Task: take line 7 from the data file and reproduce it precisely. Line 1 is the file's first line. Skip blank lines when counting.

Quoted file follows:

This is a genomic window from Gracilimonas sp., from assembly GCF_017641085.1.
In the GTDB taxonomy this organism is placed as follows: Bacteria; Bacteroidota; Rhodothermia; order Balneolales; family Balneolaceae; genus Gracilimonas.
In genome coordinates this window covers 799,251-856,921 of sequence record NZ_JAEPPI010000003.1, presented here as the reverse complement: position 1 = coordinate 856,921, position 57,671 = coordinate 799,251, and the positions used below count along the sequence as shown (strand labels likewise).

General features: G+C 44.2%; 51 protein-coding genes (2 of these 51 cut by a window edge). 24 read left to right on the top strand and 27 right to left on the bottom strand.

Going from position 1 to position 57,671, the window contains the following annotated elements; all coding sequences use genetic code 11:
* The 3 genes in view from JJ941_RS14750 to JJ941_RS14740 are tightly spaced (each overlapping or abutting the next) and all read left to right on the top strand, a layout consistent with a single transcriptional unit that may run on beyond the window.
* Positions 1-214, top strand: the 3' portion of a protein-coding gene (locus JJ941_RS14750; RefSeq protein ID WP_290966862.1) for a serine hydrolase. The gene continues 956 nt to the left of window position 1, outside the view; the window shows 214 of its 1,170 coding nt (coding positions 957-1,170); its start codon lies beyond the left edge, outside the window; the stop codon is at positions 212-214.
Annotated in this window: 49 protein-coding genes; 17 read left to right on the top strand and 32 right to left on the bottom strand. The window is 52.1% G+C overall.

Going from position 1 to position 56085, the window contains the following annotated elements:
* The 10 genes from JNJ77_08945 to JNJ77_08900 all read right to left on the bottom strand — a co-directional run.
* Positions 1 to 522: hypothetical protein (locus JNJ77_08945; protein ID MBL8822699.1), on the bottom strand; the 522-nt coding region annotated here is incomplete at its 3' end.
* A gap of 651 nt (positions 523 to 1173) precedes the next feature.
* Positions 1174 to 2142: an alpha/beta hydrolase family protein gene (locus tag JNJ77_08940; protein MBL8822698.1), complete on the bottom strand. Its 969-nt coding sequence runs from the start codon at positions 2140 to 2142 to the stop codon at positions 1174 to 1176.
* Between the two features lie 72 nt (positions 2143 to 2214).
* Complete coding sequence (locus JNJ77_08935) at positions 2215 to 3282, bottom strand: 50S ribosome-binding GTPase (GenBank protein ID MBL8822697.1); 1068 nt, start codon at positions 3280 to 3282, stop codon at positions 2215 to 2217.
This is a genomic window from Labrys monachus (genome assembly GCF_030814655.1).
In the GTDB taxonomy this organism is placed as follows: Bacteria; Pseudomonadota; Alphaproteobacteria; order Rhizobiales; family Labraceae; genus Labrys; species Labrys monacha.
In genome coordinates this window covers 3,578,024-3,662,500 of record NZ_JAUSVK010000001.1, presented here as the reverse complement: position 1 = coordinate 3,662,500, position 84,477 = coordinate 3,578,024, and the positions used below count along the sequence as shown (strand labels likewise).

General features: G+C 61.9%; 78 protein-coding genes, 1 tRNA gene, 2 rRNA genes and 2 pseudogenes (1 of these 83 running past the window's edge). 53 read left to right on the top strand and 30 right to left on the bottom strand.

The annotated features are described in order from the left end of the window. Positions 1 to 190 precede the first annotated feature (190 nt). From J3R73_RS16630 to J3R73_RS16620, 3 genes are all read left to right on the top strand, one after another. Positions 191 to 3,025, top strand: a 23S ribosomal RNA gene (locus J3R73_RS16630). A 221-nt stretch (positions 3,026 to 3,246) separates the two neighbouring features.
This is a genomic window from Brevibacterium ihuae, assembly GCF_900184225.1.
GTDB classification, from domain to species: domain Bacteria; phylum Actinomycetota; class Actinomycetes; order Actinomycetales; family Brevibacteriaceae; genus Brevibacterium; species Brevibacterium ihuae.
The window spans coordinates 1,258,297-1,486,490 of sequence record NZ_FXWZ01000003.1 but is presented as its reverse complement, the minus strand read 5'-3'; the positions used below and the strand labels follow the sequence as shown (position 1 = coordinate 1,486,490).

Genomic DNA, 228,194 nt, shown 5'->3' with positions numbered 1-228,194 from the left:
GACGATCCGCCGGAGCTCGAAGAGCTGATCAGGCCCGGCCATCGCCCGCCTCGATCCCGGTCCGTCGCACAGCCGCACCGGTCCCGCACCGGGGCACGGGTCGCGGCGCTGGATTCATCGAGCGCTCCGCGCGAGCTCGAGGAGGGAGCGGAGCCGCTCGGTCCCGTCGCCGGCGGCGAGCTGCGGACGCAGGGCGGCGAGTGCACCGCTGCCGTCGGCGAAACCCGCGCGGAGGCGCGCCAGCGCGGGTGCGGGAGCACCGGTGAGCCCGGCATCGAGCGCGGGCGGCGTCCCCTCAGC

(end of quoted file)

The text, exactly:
* Positions 1-214, top strand: the 3' portion of a protein-coding gene (locus JJ941_RS14750; RefSeq protein ID WP_290966862.1) for a serine hydrolase. The gene continues 956 nt to the left of window position 1, outside the view; the window shows 214 of its 1,170 coding nt (coding positions 957-1,170); its start codon lies beyond the left edge, outside the window; the stop codon is at positions 212-214.